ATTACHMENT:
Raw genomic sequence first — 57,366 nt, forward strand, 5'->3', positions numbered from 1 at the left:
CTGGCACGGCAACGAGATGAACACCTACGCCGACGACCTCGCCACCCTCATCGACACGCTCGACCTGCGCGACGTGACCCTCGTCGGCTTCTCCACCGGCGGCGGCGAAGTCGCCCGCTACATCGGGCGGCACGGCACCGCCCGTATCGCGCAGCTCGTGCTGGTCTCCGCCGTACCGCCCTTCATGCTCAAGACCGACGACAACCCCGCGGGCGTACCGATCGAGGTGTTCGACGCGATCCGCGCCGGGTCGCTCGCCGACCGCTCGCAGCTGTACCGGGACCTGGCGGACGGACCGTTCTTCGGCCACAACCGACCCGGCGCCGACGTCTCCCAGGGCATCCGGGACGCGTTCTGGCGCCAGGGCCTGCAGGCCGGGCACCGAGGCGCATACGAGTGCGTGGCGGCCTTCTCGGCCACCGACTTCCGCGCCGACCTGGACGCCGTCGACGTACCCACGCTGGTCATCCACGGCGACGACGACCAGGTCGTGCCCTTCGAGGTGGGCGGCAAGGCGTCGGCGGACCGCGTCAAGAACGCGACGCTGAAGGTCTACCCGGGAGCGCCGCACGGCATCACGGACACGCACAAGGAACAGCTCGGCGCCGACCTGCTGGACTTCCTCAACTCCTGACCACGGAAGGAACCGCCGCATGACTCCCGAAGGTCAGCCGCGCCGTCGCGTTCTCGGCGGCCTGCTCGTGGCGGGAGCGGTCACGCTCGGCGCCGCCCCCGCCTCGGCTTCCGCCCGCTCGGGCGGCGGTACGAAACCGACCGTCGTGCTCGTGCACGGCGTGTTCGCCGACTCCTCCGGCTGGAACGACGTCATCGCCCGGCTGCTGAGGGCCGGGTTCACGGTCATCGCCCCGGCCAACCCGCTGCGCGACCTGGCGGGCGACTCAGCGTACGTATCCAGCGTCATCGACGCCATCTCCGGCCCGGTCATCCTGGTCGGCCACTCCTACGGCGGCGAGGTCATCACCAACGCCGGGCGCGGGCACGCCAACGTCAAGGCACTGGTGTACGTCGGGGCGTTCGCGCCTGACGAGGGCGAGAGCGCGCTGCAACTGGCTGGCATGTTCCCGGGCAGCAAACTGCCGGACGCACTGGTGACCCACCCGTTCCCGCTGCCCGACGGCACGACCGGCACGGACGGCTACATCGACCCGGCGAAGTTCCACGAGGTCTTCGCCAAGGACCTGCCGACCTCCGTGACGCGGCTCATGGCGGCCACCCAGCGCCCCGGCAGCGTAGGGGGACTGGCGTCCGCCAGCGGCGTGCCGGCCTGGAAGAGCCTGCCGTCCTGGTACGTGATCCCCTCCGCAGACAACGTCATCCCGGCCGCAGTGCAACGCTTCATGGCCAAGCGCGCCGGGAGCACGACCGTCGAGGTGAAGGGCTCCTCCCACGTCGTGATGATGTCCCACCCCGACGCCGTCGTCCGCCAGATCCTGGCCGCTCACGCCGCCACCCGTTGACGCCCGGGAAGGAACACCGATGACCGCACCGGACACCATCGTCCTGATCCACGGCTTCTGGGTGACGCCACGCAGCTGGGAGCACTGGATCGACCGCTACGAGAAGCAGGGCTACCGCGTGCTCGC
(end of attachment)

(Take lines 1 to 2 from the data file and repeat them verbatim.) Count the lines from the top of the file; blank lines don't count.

Raw genomic sequence first — 57,366 nt, forward strand, 5'->3', positions numbered from 1 at the left:
CTGGCACGGCAACGAGATGAACACCTACGCCGACGACCTCGCCACCCTCATCGACACGCTCGACCTGCGCGACGTGACCCTCGTCGGCTTCTCCACCGGCGGCGGCGAAGTCGCCCGCTACATCGGGCGGCACGGCACCGCCCGTATCGCGCAGCTCGTGCTGGTCTCCGCCGTACCGCCCTTCATGCTCAAGACCGACGACAACCCCGCGGGCGTACCGATCGAGGTGTTCGACGCGATCCGCGCCGGGTCGCTCGCCGACCGCTCGCAGCTGTACCGGGACCTGGCGGACGGACCGTTCTTCGGCCACAACCGACCCGGCGCCGACGTCTCCCAGGGCATCCGGGACGCGTTCTGGCGCCAGGGCCTGCAGGCCGGGCACCGAGGCGCATACGAGTGCGTGGCGGCCTTCTCGGCCACCGACTTCCGCGCCGACCTGGACGCCGTCGACGTACCCACGCTGGTCATCCACGGCGACGACGACCAGGTCGTGCCCTTCGAGGTGGGCGGCAAGGCGTCGGCGGACCGCGTCAAGAACGCGACGCTGAAGGTCTACCCGGGAGCGCCGCACGGCATCACGGACACGCACAAGGAACAGCTCGGCGCCGACCTGCTGGACTTCCTCAACTCCTGACCACGGAAGGAACCGCCGCATGACTCCCGAAGGTCAGCCGCGCCGTCGCGTTCTCGGCGGCCTGCTCGTGGCGGGAGCGGTCACGCTCGGCGCCGCCCCCGCCTCGGCTTCCGCCCGCTCGGGCGGCGGTACGAAACCGACCGTCGTGCTCGTGCACGGCGTGTTCGCCGACTCCTCCGGCTGGAACGACGTCATCGCCCGGCTGCTGAGGGCCGGGTTCACGGTCATCGCCCCGGCCAACCCGCTGCGCGACCTGGCGGGCGACTCAGCGTACGTATCCAGCGTCATCGACGCCATCTCCGGCCCGGTCATCCTGGTCGGCCACTCCTACGGCGGCGAGGTCATCACCAACGCCGGGCGCGGGCACGCCAACGTCAAGGCACTGGTGTACGTCGGGGCGTTCGCGCCTGACGAGGGCGAGAGCGCGCTGCAACTGGCTGGCATGTTCCCGGGCAGCAAACTGCCGGACGCACTGGTGACCCACCCGTTCCCGCTGCCCGACGGCACGACCGGCACGGACGGCTACATCGACCCGGCGAAGTTCCACGAGGTCTTCGCCAAGGACCTGCCGACCTCCGTGACGCGGCTCATGGCGGCCACCCAGCGCCCCGGCAGCGTAGGGGGACTGGCGTCCGCCAGCGGCGTGCCGGCCTGGAAGAGCCTGCCGTCCTGGTACGTGATCCCCTCCGCAGACAACGTCATCCCGGCCGCAGTGCAACGCTTCATGGCCAAGCGCGCCGGGAGCACGACCGTCGAGGTGAAGGGCTCCTCCCACGTCGTGATGATGTCCCACCCCGACGCCGTCGTCCGCCAGATCCTGGCCGCTCACGCCGCCACCCGTTGACGCCCGGGAAGGAACACCGATGACCGCACCGGACACCATCGTCCTGATCCACGGCTTCTGGGTGACGCCACGCAGCTGGGAGCACTGGATCGACCGCTACGAGAAGCAGGGCTACCGCGTGCTCGC